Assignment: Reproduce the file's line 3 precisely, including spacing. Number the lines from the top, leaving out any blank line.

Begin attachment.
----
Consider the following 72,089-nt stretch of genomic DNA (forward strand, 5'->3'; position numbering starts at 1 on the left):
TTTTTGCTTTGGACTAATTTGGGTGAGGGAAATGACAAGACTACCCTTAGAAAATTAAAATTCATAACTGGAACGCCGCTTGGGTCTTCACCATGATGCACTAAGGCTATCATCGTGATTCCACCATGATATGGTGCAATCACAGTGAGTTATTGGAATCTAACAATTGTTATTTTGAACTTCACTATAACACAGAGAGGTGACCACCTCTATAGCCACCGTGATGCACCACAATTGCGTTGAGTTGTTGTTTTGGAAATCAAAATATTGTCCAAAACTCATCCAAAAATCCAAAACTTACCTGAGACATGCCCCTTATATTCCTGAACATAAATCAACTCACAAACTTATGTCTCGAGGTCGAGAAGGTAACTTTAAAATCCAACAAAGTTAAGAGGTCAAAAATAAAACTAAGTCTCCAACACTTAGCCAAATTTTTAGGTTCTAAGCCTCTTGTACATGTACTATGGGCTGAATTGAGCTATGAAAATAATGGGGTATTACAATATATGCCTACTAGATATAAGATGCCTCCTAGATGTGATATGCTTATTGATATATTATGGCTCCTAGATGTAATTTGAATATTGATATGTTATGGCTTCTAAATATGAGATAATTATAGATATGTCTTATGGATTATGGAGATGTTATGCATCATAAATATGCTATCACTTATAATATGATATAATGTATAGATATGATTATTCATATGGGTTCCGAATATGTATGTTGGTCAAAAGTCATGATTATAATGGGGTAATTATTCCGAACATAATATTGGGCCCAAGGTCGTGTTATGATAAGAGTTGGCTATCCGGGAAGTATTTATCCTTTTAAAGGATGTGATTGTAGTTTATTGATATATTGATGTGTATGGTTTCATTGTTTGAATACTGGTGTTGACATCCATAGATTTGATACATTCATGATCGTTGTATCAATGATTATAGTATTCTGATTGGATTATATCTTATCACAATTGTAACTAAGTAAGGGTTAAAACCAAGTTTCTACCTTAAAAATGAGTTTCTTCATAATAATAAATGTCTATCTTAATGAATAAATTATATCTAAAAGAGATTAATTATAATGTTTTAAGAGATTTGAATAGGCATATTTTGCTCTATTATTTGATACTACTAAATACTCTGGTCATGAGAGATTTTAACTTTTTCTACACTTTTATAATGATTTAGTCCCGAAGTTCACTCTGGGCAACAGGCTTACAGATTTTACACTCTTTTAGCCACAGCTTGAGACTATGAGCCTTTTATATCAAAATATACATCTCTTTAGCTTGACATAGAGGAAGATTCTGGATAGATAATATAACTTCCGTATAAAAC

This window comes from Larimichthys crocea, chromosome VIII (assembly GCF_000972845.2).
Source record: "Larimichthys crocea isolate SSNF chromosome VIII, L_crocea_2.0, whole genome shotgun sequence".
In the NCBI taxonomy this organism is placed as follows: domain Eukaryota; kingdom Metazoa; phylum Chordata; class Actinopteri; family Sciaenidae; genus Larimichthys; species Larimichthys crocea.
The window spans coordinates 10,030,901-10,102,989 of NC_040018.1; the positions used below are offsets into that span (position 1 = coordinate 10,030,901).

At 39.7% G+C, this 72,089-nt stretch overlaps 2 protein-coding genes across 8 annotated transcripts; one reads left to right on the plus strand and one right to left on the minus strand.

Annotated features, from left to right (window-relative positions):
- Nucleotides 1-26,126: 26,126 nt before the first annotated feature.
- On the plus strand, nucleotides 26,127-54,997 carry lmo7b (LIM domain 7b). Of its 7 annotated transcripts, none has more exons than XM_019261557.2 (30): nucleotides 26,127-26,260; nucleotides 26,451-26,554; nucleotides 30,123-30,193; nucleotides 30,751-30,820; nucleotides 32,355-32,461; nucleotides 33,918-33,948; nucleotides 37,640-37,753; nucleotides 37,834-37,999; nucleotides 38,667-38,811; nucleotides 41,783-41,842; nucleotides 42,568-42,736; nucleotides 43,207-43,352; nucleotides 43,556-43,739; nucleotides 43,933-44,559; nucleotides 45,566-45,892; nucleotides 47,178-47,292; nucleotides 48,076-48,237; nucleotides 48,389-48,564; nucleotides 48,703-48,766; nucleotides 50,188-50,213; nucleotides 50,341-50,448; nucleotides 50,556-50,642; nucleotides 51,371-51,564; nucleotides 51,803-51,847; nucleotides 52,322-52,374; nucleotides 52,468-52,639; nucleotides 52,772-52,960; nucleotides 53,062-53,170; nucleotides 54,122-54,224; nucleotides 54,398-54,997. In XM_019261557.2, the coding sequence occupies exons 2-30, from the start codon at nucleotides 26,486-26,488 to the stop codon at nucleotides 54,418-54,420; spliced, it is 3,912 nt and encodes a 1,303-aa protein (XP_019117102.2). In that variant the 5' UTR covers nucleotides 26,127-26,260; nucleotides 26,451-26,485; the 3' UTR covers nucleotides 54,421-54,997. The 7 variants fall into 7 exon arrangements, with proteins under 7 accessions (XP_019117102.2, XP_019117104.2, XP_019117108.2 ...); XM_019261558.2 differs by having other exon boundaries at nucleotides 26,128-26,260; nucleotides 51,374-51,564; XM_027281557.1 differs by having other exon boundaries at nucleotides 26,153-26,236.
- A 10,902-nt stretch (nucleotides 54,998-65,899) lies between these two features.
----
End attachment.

This window comes from Larimichthys crocea, chromosome VIII (assembly GCF_000972845.2).